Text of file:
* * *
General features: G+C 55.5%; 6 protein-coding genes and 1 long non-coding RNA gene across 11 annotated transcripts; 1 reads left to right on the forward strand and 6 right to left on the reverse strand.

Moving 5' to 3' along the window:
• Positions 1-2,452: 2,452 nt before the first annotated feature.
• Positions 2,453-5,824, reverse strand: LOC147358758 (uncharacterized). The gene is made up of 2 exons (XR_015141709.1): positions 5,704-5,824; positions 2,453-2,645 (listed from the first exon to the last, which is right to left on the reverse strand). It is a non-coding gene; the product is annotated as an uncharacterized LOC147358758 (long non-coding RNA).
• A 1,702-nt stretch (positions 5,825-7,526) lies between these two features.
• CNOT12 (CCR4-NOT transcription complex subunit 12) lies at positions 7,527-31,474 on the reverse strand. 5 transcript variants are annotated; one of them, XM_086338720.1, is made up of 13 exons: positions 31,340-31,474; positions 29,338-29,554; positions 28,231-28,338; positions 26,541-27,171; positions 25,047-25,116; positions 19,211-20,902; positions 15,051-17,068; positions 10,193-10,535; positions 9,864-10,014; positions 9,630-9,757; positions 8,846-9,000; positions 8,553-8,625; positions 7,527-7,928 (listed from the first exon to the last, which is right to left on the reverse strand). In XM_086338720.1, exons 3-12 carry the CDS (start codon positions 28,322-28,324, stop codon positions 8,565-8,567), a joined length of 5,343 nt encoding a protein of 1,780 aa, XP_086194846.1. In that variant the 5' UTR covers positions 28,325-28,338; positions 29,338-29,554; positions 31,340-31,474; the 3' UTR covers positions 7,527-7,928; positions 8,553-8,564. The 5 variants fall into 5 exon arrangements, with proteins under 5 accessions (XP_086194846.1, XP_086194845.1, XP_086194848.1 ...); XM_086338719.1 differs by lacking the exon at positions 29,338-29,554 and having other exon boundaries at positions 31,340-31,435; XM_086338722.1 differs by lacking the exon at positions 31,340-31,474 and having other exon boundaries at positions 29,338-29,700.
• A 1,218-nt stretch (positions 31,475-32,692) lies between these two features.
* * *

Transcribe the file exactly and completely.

General features: G+C 55.5%; 6 protein-coding genes and 1 long non-coding RNA gene across 11 annotated transcripts; 1 reads left to right on the forward strand and 6 right to left on the reverse strand.

Moving 5' to 3' along the window:
• Positions 1-2,452: 2,452 nt before the first annotated feature.
• Positions 2,453-5,824, reverse strand: LOC147358758 (uncharacterized). The gene is made up of 2 exons (XR_015141709.1): positions 5,704-5,824; positions 2,453-2,645 (listed from the first exon to the last, which is right to left on the reverse strand). It is a non-coding gene; the product is annotated as an uncharacterized LOC147358758 (long non-coding RNA).
• A 1,702-nt stretch (positions 5,825-7,526) lies between these two features.
• CNOT12 (CCR4-NOT transcription complex subunit 12) lies at positions 7,527-31,474 on the reverse strand. 5 transcript variants are annotated; one of them, XM_086338720.1, is made up of 13 exons: positions 31,340-31,474; positions 29,338-29,554; positions 28,231-28,338; positions 26,541-27,171; positions 25,047-25,116; positions 19,211-20,902; positions 15,051-17,068; positions 10,193-10,535; positions 9,864-10,014; positions 9,630-9,757; positions 8,846-9,000; positions 8,553-8,625; positions 7,527-7,928 (listed from the first exon to the last, which is right to left on the reverse strand). In XM_086338720.1, exons 3-12 carry the CDS (start codon positions 28,322-28,324, stop codon positions 8,565-8,567), a joined length of 5,343 nt encoding a protein of 1,780 aa, XP_086194846.1. In that variant the 5' UTR covers positions 28,325-28,338; positions 29,338-29,554; positions 31,340-31,474; the 3' UTR covers positions 7,527-7,928; positions 8,553-8,564. The 5 variants fall into 5 exon arrangements, with proteins under 5 accessions (XP_086194846.1, XP_086194845.1, XP_086194848.1 ...); XM_086338719.1 differs by lacking the exon at positions 29,338-29,554 and having other exon boundaries at positions 31,340-31,435; XM_086338722.1 differs by lacking the exon at positions 31,340-31,474 and having other exon boundaries at positions 29,338-29,700.
• A 1,218-nt stretch (positions 31,475-32,692) lies between these two features.